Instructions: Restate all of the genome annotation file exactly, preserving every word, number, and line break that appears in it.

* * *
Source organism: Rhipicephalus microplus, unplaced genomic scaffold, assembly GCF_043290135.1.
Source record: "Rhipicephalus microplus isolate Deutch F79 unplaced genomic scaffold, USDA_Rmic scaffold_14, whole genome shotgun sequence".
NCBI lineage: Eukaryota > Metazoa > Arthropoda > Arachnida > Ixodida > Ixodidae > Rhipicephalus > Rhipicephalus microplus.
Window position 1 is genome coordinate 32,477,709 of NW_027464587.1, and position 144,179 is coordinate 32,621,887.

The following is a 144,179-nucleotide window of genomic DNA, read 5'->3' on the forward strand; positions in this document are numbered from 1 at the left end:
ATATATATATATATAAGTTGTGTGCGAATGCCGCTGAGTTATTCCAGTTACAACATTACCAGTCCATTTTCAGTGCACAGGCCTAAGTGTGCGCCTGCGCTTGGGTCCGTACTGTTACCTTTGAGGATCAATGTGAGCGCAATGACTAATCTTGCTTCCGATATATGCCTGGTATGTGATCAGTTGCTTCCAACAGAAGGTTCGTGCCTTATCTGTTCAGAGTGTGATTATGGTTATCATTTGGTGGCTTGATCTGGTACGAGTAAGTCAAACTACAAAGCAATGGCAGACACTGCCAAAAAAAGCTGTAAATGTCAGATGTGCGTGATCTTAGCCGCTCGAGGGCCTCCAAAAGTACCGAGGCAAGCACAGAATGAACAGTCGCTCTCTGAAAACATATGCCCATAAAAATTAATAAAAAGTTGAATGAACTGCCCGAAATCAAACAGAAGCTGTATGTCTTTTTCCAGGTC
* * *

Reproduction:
Source organism: Rhipicephalus microplus, unplaced genomic scaffold, assembly GCF_043290135.1.
Source record: "Rhipicephalus microplus isolate Deutch F79 unplaced genomic scaffold, USDA_Rmic scaffold_14, whole genome shotgun sequence".
NCBI lineage: Eukaryota > Metazoa > Arthropoda > Arachnida > Ixodida > Ixodidae > Rhipicephalus > Rhipicephalus microplus.
Window position 1 is genome coordinate 32,477,709 of NW_027464587.1, and position 144,179 is coordinate 32,621,887.

The following is a 144,179-nucleotide window of genomic DNA, read 5'->3' on the forward strand; positions in this document are numbered from 1 at the left end:
ATATATATATATATAAGTTGTGTGCGAATGCCGCTGAGTTATTCCAGTTACAACATTACCAGTCCATTTTCAGTGCACAGGCCTAAGTGTGCGCCTGCGCTTGGGTCCGTACTGTTACCTTTGAGGATCAATGTGAGCGCAATGACTAATCTTGCTTCCGATATATGCCTGGTATGTGATCAGTTGCTTCCAACAGAAGGTTCGTGCCTTATCTGTTCAGAGTGTGATTATGGTTATCATTTGGTGGCTTGATCTGGTACGAGTAAGTCAAACTACAAAGCAATGGCAGACACTGCCAAAAAAAGCTGTAAATGTCAGATGTGCGTGATCTTAGCCGCTCGAGGGCCTCCAAAAGTACCGAGGCAAGCACAGAATGAACAGTCGCTCTCTGAAAACATATGCCCATAAAAATTAATAAAAAGTTGAATGAACTGCCCGAAATCAAACAGAAGCTGTATGTCTTTTTCCAGGTC